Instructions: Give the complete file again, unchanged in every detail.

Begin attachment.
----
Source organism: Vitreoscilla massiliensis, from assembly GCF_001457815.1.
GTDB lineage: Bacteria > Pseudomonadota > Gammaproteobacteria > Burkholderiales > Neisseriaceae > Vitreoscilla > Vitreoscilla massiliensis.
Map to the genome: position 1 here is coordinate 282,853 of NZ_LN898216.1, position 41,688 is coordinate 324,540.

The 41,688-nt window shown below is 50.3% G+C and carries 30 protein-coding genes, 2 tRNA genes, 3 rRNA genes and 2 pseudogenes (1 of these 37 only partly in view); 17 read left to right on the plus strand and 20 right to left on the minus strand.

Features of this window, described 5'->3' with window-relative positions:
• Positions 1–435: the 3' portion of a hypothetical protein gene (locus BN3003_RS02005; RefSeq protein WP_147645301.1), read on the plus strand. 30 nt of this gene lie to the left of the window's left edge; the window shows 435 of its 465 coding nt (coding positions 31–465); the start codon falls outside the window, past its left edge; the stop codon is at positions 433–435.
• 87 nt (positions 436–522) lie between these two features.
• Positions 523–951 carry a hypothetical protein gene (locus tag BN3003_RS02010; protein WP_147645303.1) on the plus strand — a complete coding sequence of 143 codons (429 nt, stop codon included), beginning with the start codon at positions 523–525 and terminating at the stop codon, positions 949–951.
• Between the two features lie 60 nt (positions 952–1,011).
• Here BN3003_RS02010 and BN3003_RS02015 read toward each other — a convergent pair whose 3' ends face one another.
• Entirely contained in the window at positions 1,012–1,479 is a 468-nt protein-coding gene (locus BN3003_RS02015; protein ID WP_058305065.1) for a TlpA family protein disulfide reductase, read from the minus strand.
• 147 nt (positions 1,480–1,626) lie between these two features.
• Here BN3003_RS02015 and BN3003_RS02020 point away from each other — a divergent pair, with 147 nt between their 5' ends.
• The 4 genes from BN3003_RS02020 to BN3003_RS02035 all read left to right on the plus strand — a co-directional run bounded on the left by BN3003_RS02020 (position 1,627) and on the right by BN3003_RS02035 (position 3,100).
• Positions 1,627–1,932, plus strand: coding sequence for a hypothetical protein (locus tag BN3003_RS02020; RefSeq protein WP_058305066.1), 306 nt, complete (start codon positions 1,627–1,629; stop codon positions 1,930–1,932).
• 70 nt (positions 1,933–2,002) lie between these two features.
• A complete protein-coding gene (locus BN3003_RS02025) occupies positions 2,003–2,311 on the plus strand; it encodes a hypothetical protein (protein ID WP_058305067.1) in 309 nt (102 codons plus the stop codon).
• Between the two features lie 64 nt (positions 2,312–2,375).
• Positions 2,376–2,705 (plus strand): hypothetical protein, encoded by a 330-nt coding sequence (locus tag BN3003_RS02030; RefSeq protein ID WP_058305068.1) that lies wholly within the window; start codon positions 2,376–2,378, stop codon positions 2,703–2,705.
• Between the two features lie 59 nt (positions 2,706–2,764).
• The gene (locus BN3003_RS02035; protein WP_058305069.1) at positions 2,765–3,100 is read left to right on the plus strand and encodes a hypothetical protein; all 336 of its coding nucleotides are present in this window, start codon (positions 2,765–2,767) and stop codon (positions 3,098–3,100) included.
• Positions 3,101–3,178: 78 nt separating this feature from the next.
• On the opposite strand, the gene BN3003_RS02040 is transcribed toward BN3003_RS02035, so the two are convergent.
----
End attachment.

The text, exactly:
Source organism: Vitreoscilla massiliensis, from assembly GCF_001457815.1.
GTDB lineage: Bacteria > Pseudomonadota > Gammaproteobacteria > Burkholderiales > Neisseriaceae > Vitreoscilla > Vitreoscilla massiliensis.
Map to the genome: position 1 here is coordinate 282,853 of NZ_LN898216.1, position 41,688 is coordinate 324,540.

The 41,688-nt window shown below is 50.3% G+C and carries 30 protein-coding genes, 2 tRNA genes, 3 rRNA genes and 2 pseudogenes (1 of these 37 only partly in view); 17 read left to right on the plus strand and 20 right to left on the minus strand.

Features of this window, described 5'->3' with window-relative positions:
• Positions 1–435: the 3' portion of a hypothetical protein gene (locus BN3003_RS02005; RefSeq protein WP_147645301.1), read on the plus strand. 30 nt of this gene lie to the left of the window's left edge; the window shows 435 of its 465 coding nt (coding positions 31–465); the start codon falls outside the window, past its left edge; the stop codon is at positions 433–435.
• 87 nt (positions 436–522) lie between these two features.
• Positions 523–951 carry a hypothetical protein gene (locus tag BN3003_RS02010; protein WP_147645303.1) on the plus strand — a complete coding sequence of 143 codons (429 nt, stop codon included), beginning with the start codon at positions 523–525 and terminating at the stop codon, positions 949–951.
• Between the two features lie 60 nt (positions 952–1,011).
• Here BN3003_RS02010 and BN3003_RS02015 read toward each other — a convergent pair whose 3' ends face one another.
• Entirely contained in the window at positions 1,012–1,479 is a 468-nt protein-coding gene (locus BN3003_RS02015; protein ID WP_058305065.1) for a TlpA family protein disulfide reductase, read from the minus strand.
• 147 nt (positions 1,480–1,626) lie between these two features.
• Here BN3003_RS02015 and BN3003_RS02020 point away from each other — a divergent pair, with 147 nt between their 5' ends.
• The 4 genes from BN3003_RS02020 to BN3003_RS02035 all read left to right on the plus strand — a co-directional run bounded on the left by BN3003_RS02020 (position 1,627) and on the right by BN3003_RS02035 (position 3,100).
• Positions 1,627–1,932, plus strand: coding sequence for a hypothetical protein (locus tag BN3003_RS02020; RefSeq protein WP_058305066.1), 306 nt, complete (start codon positions 1,627–1,629; stop codon positions 1,930–1,932).
• 70 nt (positions 1,933–2,002) lie between these two features.
• A complete protein-coding gene (locus BN3003_RS02025) occupies positions 2,003–2,311 on the plus strand; it encodes a hypothetical protein (protein ID WP_058305067.1) in 309 nt (102 codons plus the stop codon).
• Between the two features lie 64 nt (positions 2,312–2,375).
• Positions 2,376–2,705 (plus strand): hypothetical protein, encoded by a 330-nt coding sequence (locus tag BN3003_RS02030; RefSeq protein ID WP_058305068.1) that lies wholly within the window; start codon positions 2,376–2,378, stop codon positions 2,703–2,705.
• Between the two features lie 59 nt (positions 2,706–2,764).
• The gene (locus BN3003_RS02035; protein WP_058305069.1) at positions 2,765–3,100 is read left to right on the plus strand and encodes a hypothetical protein; all 336 of its coding nucleotides are present in this window, start codon (positions 2,765–2,767) and stop codon (positions 3,098–3,100) included.
• Positions 3,101–3,178: 78 nt separating this feature from the next.
• On the opposite strand, the gene BN3003_RS02040 is transcribed toward BN3003_RS02035, so the two are convergent.